Researchers from the U.S. Department of Energy (DOE)’s Lawrence Berkeley National Laboratory (Berkeley Lab) and the University of California (UC) Berkeley have hyperpolarized carbon-13 nuclei in diamonds at room temperature and using microwaves. The signal of the hyperpolarized spins showed a nuclear magnetic resonance (NMR)/magnetic resonance imaging (MRI) signal several times higher than the one obtained by standard magnetic resonance methods. The findings were published in Nature Communications.
Nuclear magnetic resonance spectroscopy is a highly specific, non-invasive structural and imaging technique used in fields like material science, organic chemistry or biophysics. The main limitation of NMR/MRI is its limited sensitivity. Matter is composed of atoms whose nuclei have a specific spin (up/down), a quantum property that makes them act like magnets. When exposed to a magnetic field, spins align accordingly. The greater the net alignment, the stronger the signal. Professor Pines lab has been working for a long time on finding new ways of hyperpolarizing nuclei to increase the technique’s sensitivity. One of such tests was carried out in diamond; specifically, on diamond impurities called nitrogen-vacancy (NV) centers, where unbound electrons generate singular spin-polarization states. These electron spin polarization can be transferred to nuclei nearby, and in a recent study, the Pines’ lab used this dynamic nuclear polarization method to hyperpolarize carbon-13 nuclei in a diamond. However, the polarization transference needed cryogenic temperatures and a strong magnetic field.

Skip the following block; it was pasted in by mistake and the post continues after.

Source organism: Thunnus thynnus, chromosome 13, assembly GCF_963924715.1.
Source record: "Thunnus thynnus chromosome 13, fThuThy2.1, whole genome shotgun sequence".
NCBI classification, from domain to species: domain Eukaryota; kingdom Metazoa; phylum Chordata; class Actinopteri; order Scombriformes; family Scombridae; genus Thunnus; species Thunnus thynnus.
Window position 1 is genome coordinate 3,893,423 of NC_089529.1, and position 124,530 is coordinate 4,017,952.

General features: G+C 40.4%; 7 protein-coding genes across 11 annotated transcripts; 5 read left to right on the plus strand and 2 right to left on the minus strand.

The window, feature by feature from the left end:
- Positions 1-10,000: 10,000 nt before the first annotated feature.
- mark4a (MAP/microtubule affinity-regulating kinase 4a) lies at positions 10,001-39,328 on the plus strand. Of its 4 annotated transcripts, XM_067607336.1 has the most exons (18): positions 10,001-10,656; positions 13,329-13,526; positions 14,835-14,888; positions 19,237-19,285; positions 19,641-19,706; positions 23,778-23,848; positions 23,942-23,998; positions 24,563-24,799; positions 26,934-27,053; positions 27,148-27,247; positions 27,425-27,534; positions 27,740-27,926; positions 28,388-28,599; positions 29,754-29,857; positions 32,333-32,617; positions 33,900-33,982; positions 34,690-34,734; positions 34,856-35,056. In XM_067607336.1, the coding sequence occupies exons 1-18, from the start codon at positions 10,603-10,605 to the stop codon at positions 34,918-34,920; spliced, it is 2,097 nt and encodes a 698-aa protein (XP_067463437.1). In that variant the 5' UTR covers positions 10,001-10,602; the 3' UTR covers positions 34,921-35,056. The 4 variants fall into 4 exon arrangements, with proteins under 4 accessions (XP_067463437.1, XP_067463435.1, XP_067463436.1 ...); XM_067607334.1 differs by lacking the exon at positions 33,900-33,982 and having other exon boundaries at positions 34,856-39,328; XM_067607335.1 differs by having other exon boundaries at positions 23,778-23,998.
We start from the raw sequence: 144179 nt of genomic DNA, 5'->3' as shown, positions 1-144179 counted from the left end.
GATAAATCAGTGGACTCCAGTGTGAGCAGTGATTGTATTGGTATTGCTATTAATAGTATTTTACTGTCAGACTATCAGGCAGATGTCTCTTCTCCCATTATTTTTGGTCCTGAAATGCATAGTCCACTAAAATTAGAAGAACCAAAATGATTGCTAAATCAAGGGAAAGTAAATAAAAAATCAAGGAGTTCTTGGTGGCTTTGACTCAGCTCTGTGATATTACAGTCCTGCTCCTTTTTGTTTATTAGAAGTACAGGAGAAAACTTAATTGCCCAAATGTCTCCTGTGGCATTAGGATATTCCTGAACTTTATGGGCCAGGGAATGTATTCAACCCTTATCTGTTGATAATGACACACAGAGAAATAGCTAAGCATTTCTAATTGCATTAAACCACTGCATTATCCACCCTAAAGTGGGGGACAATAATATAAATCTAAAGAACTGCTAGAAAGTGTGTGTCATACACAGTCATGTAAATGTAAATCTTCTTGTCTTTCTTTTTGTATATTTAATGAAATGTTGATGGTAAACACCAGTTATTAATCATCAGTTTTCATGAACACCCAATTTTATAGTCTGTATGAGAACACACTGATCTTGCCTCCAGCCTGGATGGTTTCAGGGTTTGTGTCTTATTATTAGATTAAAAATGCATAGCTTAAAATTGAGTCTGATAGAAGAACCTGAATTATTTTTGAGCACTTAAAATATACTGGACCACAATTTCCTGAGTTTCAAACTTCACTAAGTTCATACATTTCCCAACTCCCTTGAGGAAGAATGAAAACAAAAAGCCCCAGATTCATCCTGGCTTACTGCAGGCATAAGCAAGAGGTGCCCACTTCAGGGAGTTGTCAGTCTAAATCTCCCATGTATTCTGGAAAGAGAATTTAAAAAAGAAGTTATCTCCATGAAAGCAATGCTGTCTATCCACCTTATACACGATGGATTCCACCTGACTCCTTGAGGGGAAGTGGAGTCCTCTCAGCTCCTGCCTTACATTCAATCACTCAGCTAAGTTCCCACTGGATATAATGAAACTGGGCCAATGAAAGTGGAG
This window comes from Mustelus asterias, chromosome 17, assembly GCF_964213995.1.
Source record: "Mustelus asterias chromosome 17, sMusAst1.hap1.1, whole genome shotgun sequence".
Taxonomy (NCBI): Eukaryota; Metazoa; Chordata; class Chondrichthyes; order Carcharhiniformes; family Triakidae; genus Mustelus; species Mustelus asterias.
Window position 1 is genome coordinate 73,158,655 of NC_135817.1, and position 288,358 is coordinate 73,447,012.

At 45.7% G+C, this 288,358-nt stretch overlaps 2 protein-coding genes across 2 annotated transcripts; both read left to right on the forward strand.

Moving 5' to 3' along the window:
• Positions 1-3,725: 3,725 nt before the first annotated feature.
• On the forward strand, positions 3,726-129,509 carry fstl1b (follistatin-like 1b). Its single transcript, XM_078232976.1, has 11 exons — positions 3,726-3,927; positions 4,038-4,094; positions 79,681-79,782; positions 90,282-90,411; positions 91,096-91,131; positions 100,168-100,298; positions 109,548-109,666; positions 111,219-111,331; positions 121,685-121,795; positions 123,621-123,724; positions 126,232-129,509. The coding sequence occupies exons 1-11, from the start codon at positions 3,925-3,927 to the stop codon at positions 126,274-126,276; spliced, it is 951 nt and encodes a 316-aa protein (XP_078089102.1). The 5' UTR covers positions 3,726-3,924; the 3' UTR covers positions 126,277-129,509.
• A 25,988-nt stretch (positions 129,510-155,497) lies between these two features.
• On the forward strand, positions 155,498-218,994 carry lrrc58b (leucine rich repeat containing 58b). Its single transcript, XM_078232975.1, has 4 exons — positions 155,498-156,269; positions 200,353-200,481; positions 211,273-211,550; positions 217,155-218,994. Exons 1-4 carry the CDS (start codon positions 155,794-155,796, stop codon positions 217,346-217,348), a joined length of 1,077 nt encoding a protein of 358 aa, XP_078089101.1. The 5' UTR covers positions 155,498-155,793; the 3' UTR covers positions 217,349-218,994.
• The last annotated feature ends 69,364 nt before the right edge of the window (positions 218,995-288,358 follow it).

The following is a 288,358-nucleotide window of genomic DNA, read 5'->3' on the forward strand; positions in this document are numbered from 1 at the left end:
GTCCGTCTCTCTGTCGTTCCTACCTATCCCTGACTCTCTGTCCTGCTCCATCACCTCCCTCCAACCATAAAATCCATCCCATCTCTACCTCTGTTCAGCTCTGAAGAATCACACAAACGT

Hyperpolarization of carbon-13 nuclei at room temperature
In the new study, led by Pines lab member Jonathan King, the researchers were able to transfer the diamond’s electron spin polarization to carbon-13 nuclei at room temperature. Instead of specific magnetic fields, the polarization transfer was achieved with microwaves. These conditions make experiments easier to carry out, and eliminate restrictions in the strength and alignment of the magnetic field. The bulk sample can now be directly measured with NMR.
The new hyperpolarization transfer technique, together with the construction of devices with large diamond surfaces, could generate a widespread use, in NMR labs around the world, of diamond NV centers to transfer polarization to liquid and solid samples.
Source: Berkeley Lab